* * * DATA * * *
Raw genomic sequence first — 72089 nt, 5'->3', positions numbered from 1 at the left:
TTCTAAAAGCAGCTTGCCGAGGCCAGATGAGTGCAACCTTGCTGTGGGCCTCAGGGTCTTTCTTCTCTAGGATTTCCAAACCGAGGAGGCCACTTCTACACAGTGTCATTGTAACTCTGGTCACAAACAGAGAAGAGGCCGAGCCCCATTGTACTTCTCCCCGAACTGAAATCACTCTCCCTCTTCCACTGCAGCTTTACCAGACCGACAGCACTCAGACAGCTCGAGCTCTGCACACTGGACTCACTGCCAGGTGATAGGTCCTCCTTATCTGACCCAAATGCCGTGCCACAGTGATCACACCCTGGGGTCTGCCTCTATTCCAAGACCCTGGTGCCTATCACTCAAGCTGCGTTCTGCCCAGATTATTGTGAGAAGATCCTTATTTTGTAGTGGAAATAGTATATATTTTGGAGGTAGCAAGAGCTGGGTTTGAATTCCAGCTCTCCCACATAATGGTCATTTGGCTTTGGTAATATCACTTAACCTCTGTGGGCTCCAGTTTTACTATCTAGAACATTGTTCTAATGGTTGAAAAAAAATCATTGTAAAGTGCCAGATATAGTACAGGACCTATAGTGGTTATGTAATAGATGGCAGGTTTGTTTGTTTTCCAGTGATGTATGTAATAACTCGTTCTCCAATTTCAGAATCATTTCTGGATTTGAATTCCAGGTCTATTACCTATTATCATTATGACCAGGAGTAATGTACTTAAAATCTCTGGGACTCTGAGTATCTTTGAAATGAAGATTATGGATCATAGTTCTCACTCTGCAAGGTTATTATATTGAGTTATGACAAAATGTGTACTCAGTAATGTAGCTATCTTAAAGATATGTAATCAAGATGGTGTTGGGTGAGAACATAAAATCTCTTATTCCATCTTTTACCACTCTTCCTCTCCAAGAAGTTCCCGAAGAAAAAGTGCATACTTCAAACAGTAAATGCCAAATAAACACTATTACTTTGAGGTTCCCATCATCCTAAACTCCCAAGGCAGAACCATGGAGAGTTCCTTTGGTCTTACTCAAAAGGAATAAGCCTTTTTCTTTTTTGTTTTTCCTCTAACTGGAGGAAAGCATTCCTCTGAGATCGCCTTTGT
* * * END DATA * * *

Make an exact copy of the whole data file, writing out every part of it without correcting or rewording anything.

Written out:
Raw genomic sequence first — 72089 nt, 5'->3', positions numbered from 1 at the left:
TTCTAAAAGCAGCTTGCCGAGGCCAGATGAGTGCAACCTTGCTGTGGGCCTCAGGGTCTTTCTTCTCTAGGATTTCCAAACCGAGGAGGCCACTTCTACACAGTGTCATTGTAACTCTGGTCACAAACAGAGAAGAGGCCGAGCCCCATTGTACTTCTCCCCGAACTGAAATCACTCTCCCTCTTCCACTGCAGCTTTACCAGACCGACAGCACTCAGACAGCTCGAGCTCTGCACACTGGACTCACTGCCAGGTGATAGGTCCTCCTTATCTGACCCAAATGCCGTGCCACAGTGATCACACCCTGGGGTCTGCCTCTATTCCAAGACCCTGGTGCCTATCACTCAAGCTGCGTTCTGCCCAGATTATTGTGAGAAGATCCTTATTTTGTAGTGGAAATAGTATATATTTTGGAGGTAGCAAGAGCTGGGTTTGAATTCCAGCTCTCCCACATAATGGTCATTTGGCTTTGGTAATATCACTTAACCTCTGTGGGCTCCAGTTTTACTATCTAGAACATTGTTCTAATGGTTGAAAAAAAATCATTGTAAAGTGCCAGATATAGTACAGGACCTATAGTGGTTATGTAATAGATGGCAGGTTTGTTTGTTTTCCAGTGATGTATGTAATAACTCGTTCTCCAATTTCAGAATCATTTCTGGATTTGAATTCCAGGTCTATTACCTATTATCATTATGACCAGGAGTAATGTACTTAAAATCTCTGGGACTCTGAGTATCTTTGAAATGAAGATTATGGATCATAGTTCTCACTCTGCAAGGTTATTATATTGAGTTATGACAAAATGTGTACTCAGTAATGTAGCTATCTTAAAGATATGTAATCAAGATGGTGTTGGGTGAGAACATAAAATCTCTTATTCCATCTTTTACCACTCTTCCTCTCCAAGAAGTTCCCGAAGAAAAAGTGCATACTTCAAACAGTAAATGCCAAATAAACACTATTACTTTGAGGTTCCCATCATCCTAAACTCCCAAGGCAGAACCATGGAGAGTTCCTTTGGTCTTACTCAAAAGGAATAAGCCTTTTTCTTTTTTGTTTTTCCTCTAACTGGAGGAAAGCATTCCTCTGAGATCGCCTTTGT